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Joyless Christian Service, Part 1

(Originally published 9/2014)

“These things I have spoken to you, that my joy may be in you, and that your joy may be full." --Jesus (John 15:11)

She jogs into her church committee meeting breathless, forcing a smile, issuing the standard, “Sorry I’m late” apology. She’s thinking,


“If they had seen me 10 minutes ago yelling at my husband to ‘please be sure the kids brush their teeth before bed, and for the love of all that’s good, make them clean up the toy room this time, and I’d really like to not have dishes to clean when I get home!’ and prying a crying child off my leg, apologizing for being gone another night, and ‘I’ll make it up to you tomorrow, Sweetie, I promise’ - they’d be seriously impressed by the smile I just managed.”


She settles down in her chair, grateful for the pot of coffee and cookies, but feeling slightly guilty that she hasn’t brought treats yet, and she’s been coming to these meetings every month for a year. The topic of the meeting is the same as all the previous 11 – how do we get more people to volunteer for our committee? She feels the resentment building as she pictures some of her friends in the church who don’t sacrifice nearly as much as she does. Her best friend only serves in one ministry. She’s lost track of the ministries she’s involved in. She can’t remember a Sunday in the past 6 months where she wasn’t serving in some capacity.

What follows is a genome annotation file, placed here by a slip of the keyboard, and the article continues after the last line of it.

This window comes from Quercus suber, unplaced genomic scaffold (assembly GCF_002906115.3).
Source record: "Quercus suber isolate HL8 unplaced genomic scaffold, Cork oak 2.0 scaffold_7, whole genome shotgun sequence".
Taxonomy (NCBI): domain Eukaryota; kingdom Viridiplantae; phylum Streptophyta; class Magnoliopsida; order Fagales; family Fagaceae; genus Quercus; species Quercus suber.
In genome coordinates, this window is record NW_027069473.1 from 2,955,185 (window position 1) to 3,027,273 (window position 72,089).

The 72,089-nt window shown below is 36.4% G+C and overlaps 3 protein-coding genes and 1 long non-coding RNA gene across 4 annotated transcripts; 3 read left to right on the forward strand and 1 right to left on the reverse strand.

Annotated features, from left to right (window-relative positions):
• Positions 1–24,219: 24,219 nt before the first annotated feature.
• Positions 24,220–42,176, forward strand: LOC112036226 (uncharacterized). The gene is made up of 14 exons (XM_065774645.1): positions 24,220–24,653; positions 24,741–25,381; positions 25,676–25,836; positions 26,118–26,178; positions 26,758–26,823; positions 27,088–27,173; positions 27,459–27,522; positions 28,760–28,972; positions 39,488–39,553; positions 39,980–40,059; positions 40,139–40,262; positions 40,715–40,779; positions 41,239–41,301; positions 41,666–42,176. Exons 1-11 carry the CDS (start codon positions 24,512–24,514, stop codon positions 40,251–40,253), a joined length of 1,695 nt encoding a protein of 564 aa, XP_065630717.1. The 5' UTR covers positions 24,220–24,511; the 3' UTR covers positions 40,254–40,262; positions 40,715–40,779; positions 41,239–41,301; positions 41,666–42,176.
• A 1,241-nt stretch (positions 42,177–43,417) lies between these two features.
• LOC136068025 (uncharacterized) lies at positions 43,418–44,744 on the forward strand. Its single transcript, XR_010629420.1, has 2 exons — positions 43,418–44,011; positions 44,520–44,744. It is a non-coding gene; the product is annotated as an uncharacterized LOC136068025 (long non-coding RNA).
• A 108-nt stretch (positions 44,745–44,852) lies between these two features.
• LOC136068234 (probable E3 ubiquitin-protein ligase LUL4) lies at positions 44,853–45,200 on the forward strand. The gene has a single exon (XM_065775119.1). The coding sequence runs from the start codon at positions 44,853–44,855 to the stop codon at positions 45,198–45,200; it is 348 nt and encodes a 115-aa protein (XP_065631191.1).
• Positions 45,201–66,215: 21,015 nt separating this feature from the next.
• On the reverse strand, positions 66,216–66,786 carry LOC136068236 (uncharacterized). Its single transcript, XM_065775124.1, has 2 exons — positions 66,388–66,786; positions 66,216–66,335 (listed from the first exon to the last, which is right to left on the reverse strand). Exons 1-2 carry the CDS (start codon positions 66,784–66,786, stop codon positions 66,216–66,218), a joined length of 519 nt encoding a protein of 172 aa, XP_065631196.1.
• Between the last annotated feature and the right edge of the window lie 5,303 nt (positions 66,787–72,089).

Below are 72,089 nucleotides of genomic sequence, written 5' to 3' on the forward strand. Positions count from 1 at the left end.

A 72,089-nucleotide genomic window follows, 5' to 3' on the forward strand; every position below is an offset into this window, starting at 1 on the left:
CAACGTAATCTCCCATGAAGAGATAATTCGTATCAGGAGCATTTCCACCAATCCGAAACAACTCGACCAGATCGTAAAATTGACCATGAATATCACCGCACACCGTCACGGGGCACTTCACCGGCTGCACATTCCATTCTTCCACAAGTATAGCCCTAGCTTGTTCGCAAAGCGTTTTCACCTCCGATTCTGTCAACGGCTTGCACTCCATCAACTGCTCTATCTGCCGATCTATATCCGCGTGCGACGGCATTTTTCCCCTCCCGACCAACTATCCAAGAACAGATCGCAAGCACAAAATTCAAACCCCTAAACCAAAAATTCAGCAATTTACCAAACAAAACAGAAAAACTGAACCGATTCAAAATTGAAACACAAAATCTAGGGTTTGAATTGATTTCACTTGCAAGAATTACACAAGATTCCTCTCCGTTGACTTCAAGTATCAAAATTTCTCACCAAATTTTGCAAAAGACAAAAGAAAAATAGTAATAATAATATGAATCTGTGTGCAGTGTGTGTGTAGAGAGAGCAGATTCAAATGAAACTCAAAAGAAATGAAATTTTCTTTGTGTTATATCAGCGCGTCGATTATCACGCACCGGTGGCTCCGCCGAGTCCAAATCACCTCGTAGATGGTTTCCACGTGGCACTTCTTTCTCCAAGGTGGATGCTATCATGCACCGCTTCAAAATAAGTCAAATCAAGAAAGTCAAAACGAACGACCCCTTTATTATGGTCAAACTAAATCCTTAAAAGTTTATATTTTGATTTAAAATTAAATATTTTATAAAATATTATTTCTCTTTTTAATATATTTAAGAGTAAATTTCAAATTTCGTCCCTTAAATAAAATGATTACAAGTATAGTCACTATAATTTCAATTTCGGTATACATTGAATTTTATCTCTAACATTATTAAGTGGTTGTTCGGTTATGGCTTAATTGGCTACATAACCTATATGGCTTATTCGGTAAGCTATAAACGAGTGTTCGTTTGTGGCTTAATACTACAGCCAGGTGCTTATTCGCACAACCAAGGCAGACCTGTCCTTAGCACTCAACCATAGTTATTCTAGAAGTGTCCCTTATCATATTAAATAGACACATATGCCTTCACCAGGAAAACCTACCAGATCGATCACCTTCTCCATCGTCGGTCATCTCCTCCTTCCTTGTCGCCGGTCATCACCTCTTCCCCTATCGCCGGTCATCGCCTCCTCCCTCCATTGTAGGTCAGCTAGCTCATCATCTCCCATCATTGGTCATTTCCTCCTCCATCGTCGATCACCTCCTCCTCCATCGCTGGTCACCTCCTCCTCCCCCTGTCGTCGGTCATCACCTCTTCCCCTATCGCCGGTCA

“Must be nice to just show up to church with your family and enjoy the service while some of us work our butts off”, she muses.


The committee chair has posed a question: “How can we word our appeal so that we don’t sound so desperate? Should we make a list of all the benefits of joining our committee?”


“Ha!” she’s thinking in her seat. “I’ll tell you what’s so great about joining this committee. You get to spend more time away from your family serving other families who don’t contribute. You get to be the one people call when they need help, and you get to drop everything to pitch in. Doesn’t that sound great?”


When it is her turn to contribute to the list, she smiles and says out loud,


“I think at the top of the list should be that Jesus is pleased when we serve His body.”


“So true!” says the committee chair, and the others nod their heads. “We are the hands and feet of Christ after all.”


And immediately she feels guilty for her attitude, reminding herself that Jesus paid the ultimate price, and serving him is the least she can do to show her gratitude.



Maybe you know someone like this person. Maybe you are this person. I know I can definitely identify with her. Is this really how Jesus expects us to live our lives – wearing ourselves out for him, serving until we are one big walking ball of resentment and joylessness? How did the church move from being a community of people who love and care for each other to a second job where you find yourself avoiding certain leaders, knowing that your conversation will always come around to “the ask”? How can churches which are powered mostly by volunteers avoid burning out those volunteers? It seems there are always more needs than there are people to fill them. And can we please stop using guilt tactics to get more people to serve?


I want to spend a few blogs discussing the topic of joyless Christian service. What are some sure-fire ways to lose your joy? How can you regain it? How can the church become a place where people love and serve God and each other in fullness of joy?

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